Constitutional amendment plays on fears of foreign corruption in Louisiana elections

Proposal would bypass Gov. Edwards’ veto pen

By: - May 18, 2023 3:37 pm
East Baton Rouge Parish Voters stand in line at

Voters in Baker, La., wait in line to cast ballots on the last day of Louisiana’s early voting period Tuesday, Nov. 1, 2022. (Photo credit: WES MULLER/LOUISIANA ILLUMINATOR)

The Louisiana House approved a bill Wednesday that stems from conspiracy theories accusing Facebook CEO Mark Zuckerberg of trying to influence local election officials. Gov. John Bel Edwards has vetoed similar bills in the past, but this year’s proposal will bypass his desk and go straight to voters with ballot language that plays on fears of foreign corruption. 

House Bill 311, sponsored by Rep. Blake Miguez, R-New Iberia, cleared the House floor in a 70-33 vote without debate or discussion. Two Democrats — Reps. Robby Carter of Amite and Mack Cormier of Belle Chasse — joined Republicans in voting for the measure. 

The bill is a constitutional amendment that would prohibit the use of private donations to conduct elections, though the ballot language frames it as a way to stop foreign countries from corrupting parish election officials.  

The issue began in 2020 when the nonprofit Center for Tech and Civic Life (CTCL), in response to the coronavirus pandemic, offered grants to local jurisdictions across the country to help pay for tents, signs and other items used for elections. 

The nonprofit received $350 million in donations from Zuckerberg and other large sums from the Rockefeller Brothers Fund, the Knight Foundation and Google, among other American companies and organizations. 

Louisiana Secretary of State Kyle Ardoin was willing to accept the financial assistance and initially urged local registrars and court clerks to apply for the grants. They did, and CTCL was poised to give more than $1.1 million to parishes across the state as it did with local governments in 49 states.

However, Louisiana Attorney General Jeff Landry, who has accused Facebook and Google of having left-leaning agendas, picked up on a national narrative from conservative corners that claimed the grants were corrupting local election officials or being used to help jurisdictions that tend to vote Democratic. At the same time, Republican lawmakers were pressuring Ardoin to resist including emergency accommodations in the state election plan that would increase voter turnout during the pandemic.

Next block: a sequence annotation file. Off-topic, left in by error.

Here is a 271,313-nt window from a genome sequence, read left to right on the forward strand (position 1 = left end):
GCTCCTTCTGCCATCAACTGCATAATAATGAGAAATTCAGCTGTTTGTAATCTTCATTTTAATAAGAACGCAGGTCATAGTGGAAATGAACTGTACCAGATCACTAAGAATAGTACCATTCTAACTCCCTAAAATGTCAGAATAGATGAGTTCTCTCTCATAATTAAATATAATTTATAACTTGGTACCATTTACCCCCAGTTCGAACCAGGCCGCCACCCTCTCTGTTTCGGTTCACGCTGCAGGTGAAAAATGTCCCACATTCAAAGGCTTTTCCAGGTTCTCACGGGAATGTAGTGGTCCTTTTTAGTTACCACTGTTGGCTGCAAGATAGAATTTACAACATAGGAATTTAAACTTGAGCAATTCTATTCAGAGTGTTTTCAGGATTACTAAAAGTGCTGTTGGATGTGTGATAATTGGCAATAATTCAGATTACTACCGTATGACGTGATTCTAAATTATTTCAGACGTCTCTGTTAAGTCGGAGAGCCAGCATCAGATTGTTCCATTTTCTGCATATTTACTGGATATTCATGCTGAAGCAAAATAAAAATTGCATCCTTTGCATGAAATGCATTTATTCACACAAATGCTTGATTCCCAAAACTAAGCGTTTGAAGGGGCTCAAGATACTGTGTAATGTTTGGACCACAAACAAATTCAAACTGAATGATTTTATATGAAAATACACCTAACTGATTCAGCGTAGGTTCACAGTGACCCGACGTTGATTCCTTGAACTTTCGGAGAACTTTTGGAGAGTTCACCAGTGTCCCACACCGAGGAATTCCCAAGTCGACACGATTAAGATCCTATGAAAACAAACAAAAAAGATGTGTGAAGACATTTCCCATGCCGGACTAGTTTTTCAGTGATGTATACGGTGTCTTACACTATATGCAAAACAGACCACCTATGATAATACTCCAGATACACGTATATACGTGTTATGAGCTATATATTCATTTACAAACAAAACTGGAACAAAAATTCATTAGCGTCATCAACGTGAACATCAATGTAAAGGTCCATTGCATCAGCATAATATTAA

At a House committee meeting in October 2020, the president of the Louisiana Clerks of Court Association testified that Landry threatened local election officials that they would be violating the law if they accepted the money. Democrats said Landry’s interference was part of a conservative agenda to reduce voter turnout, though the attorney general’s office denied the charges. 

CTCL awarded approximately $217 million to the District of Columbia and 24 states that Joe Biden eventually won in the 2020 presidential election, while about $114 million was awarded to 23 states that Donald Trump won, according to analysis cited by Ballotpedia.

However, more money went to Republican trifecta states, those in which Republicans controlled the legislature and the governorship. There were 19 states with Republican trifectas ahead of the 2020 election that received CTCL grants totaling roughly $144 million, while 14 states with Democratic trifectas received $96 million, according to the same analysis. 

Although Landry told local election officials it would be illegal for them to accept the grants, his assertion was on shaky legal ground. His office soon appeared before the legislature in support of Miguez’s 2021 bill that tried to make the grants illegal. 

Miguez has introduced similar bills in the past, but Edwards has been quick to use his veto power, writing that the legislation is an “unnecessary political ploy.” 

This year, however, Miguez has introduced the measure as a constitutional amendment and only needs the backing of Republican supermajorities in each legislative chamber. 

After passing the legislature, the proposal would then go directly to the voters with newly crafted language different from what appeared in previous bills. 

In previous years, the legislation used more straightforward terms in that it would have prohibited grants “from individuals or profit or nonprofit corporations.” The new language that would appear on this fall’s election ballot will ask voters if they support prohibiting the use of funds “from a foreign government or a nongovernmental source to conduct elections.”

House Bill 311 will next head to the Senate and Governmental Affairs Committee for consideration.


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Wesley Muller
Wesley Muller

Wes Muller traces his journalism roots back to 1997 when, at age 13, he built and launched a hyper-local news website for his New Orleans neighborhood. In the years since then, he has freelanced for the Times-Picayune in New Orleans and worked on staff at the Sun Herald in Biloxi, WAFB-9News CBS in Baton Rouge, and the Enterprise-Journal in McComb, Mississippi.